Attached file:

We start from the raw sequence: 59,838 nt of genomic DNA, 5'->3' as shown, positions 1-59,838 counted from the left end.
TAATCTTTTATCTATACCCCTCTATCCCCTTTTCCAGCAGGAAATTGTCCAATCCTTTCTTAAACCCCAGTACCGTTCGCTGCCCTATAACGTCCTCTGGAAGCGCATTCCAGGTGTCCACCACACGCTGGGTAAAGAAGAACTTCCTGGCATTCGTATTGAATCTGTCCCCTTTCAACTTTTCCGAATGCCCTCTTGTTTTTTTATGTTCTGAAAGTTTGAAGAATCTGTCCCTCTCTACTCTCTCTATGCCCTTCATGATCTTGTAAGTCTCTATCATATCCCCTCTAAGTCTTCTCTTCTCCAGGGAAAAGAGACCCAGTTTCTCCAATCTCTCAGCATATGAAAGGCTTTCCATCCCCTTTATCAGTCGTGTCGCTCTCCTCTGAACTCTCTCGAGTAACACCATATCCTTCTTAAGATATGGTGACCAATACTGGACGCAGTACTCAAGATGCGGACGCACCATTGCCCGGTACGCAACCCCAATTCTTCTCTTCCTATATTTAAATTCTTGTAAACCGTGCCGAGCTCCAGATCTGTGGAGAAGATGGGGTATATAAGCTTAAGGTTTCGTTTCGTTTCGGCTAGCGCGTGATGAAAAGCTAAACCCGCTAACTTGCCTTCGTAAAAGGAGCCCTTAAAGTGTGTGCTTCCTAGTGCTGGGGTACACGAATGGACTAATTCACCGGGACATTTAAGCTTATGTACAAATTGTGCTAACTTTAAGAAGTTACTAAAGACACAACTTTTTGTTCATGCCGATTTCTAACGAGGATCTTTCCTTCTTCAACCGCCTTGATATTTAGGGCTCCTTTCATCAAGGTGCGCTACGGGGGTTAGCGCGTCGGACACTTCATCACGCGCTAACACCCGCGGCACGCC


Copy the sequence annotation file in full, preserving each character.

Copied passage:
We start from the raw sequence: 59,838 nt of genomic DNA, 5'->3' as shown, positions 1-59,838 counted from the left end.
TAATCTTTTATCTATACCCCTCTATCCCCTTTTCCAGCAGGAAATTGTCCAATCCTTTCTTAAACCCCAGTACCGTTCGCTGCCCTATAACGTCCTCTGGAAGCGCATTCCAGGTGTCCACCACACGCTGGGTAAAGAAGAACTTCCTGGCATTCGTATTGAATCTGTCCCCTTTCAACTTTTCCGAATGCCCTCTTGTTTTTTTATGTTCTGAAAGTTTGAAGAATCTGTCCCTCTCTACTCTCTCTATGCCCTTCATGATCTTGTAAGTCTCTATCATATCCCCTCTAAGTCTTCTCTTCTCCAGGGAAAAGAGACCCAGTTTCTCCAATCTCTCAGCATATGAAAGGCTTTCCATCCCCTTTATCAGTCGTGTCGCTCTCCTCTGAACTCTCTCGAGTAACACCATATCCTTCTTAAGATATGGTGACCAATACTGGACGCAGTACTCAAGATGCGGACGCACCATTGCCCGGTACGCAACCCCAATTCTTCTCTTCCTATATTTAAATTCTTGTAAACCGTGCCGAGCTCCAGATCTGTGGAGAAGATGGGGTATATAAGCTTAAGGTTTCGTTTCGTTTCGGCTAGCGCGTGATGAAAAGCTAAACCCGCTAACTTGCCTTCGTAAAAGGAGCCCTTAAAGTGTGTGCTTCCTAGTGCTGGGGTACACGAATGGACTAATTCACCGGGACATTTAAGCTTATGTACAAATTGTGCTAACTTTAAGAAGTTACTAAAGACACAACTTTTTGTTCATGCCGATTTCTAACGAGGATCTTTCCTTCTTCAACCGCCTTGATATTTAGGGCTCCTTTCATCAAGGTGCGCTACGGGGGTTAGCGCGTCGGACACTTCATCACGCGCTAACACCCGCGGCACGCC